What is fecal incontinence?
Fecal incontinence is the loss of normal control of your bowels, leading to accidental leakage of stool or gas.
Bowel control problems occur more frequently in women than men, because of injury to the anal muscles or nerves that can occur during childbirth. The condition becomes even more common with age as the muscles that control bowel movements weaken.
Fecal incontinence can be a devastating disability that leads to social isolation. While many women are embarrassed to discuss it with their doctor, treatments are available to cure or significantly improve the condition, enabling you to resume your normal lifestyle.
What are the symptoms of fecal incontinence?
Symptoms may include:
- Involuntary leakage of gas
- Involuntary leakage of liquid or solid stool
- A strong or urgent need to have a bowel movement
- Stool spotting on underwear or pads
Symptoms may occur often or infrequently. In some cases, fecal incontinence occurs with urinary incontinence (accidental loss of urine).
What causes fecal incontinence?
Fecal incontinence occurs when there are problems with the muscles or nerves required for normal bowel function. Causes may include:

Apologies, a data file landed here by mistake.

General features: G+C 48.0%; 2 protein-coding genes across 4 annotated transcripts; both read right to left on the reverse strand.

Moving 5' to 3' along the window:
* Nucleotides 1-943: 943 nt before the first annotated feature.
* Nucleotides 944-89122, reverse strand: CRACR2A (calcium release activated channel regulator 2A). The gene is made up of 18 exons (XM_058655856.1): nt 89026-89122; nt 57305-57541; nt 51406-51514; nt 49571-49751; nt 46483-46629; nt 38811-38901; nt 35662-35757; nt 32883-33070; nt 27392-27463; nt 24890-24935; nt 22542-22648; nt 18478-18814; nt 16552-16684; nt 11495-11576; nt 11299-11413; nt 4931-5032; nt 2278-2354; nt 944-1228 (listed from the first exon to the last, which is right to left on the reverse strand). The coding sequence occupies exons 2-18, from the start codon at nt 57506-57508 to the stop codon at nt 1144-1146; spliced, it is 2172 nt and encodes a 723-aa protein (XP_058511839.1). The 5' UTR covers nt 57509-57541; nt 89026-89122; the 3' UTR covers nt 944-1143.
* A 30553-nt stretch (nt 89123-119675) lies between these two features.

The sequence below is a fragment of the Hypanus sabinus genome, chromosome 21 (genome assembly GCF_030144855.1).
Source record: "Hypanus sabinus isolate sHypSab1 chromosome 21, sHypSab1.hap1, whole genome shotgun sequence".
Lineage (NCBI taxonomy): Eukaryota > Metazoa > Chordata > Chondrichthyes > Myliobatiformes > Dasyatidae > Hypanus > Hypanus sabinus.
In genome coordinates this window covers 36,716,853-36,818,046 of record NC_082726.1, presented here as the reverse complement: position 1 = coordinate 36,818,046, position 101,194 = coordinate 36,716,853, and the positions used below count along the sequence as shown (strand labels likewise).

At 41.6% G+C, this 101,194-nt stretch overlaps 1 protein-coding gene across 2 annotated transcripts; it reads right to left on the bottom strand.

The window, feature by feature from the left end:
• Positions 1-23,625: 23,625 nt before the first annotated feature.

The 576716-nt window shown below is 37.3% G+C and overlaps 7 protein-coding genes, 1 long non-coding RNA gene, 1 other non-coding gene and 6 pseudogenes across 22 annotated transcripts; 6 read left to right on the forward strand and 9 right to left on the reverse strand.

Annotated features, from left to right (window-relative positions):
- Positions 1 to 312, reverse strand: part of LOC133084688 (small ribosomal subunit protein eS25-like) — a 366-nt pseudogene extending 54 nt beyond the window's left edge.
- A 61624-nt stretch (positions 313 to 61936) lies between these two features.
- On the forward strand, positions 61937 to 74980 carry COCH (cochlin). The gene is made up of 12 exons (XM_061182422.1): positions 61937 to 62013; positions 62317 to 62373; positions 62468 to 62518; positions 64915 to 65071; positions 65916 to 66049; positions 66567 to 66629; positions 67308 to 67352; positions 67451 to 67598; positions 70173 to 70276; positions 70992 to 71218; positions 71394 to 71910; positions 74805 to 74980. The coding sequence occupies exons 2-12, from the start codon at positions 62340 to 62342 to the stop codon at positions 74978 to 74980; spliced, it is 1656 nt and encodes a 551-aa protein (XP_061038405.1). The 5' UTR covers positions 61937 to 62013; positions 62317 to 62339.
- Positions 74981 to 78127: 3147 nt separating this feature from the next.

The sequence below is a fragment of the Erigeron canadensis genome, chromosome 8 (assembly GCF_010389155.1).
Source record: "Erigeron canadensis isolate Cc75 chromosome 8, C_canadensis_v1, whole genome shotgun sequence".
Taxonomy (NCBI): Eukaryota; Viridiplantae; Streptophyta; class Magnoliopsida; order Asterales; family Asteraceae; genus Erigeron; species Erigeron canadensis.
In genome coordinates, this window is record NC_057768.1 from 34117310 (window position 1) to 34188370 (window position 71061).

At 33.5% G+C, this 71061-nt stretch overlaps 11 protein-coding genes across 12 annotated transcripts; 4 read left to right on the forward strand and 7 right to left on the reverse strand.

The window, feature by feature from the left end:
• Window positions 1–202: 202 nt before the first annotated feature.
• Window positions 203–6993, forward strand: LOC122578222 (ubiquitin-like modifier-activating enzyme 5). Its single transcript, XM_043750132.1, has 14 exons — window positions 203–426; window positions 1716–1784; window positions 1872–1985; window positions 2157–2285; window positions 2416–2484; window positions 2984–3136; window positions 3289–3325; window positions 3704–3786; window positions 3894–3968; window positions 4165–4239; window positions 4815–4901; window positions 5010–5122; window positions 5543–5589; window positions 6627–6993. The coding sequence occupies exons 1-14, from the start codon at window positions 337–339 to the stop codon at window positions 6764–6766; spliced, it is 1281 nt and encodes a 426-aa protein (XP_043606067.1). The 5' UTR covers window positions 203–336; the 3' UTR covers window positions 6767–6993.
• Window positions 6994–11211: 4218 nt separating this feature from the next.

- Injury to the anal sphincter muscles or nerves, often through childbirth
- Loss of feeling in the rectum - Making it hard to tell when it is time to have a bowel movement
- Inability of the rectum to stretch and store stool
- Illnesses affecting the nervous system - Such as diabetes, multiple sclerosis or stroke
- Problems with the gastrointestinal system - Such as inflammatory bowel disease, irritable bowel syndrome, colitis or cancer of the rectum
- Surgery or radiation therapy to the pelvic area
- Certain medications
- Stools that are too loose (diarrhea) or too hard (constipation)
- Weakening of the anal sphincters due to aging
- Spinal cord damage
- Certain sexual practices, such as anal intercourse
How is fecal incontinence diagnosed?
Diagnosis starts with a detailed medical history and thorough physical exam, including examination of your vagina, anus and rectum. You may also be asked to keep a diary to record when you have bowel movements and leakage, and other details.
How is fecal incontinence treated?
Treatment depends on the cause and severity of fecal incontinence. Treatment strategies include:
- Lifestyle changes. Including changes in diet, exercise and fluid intake for more regular bowel habits
- Biofeedback training. To help strengthen and better contract the anal muscles
- Kegel exercises. To strengthen the anal muscles
- Medications or changes in current medications. To prevent diarrhea or constipation and help you have regular bowel movements
- Surgery. Including anal sphincteroplasty to repair the muscles that control bowel movements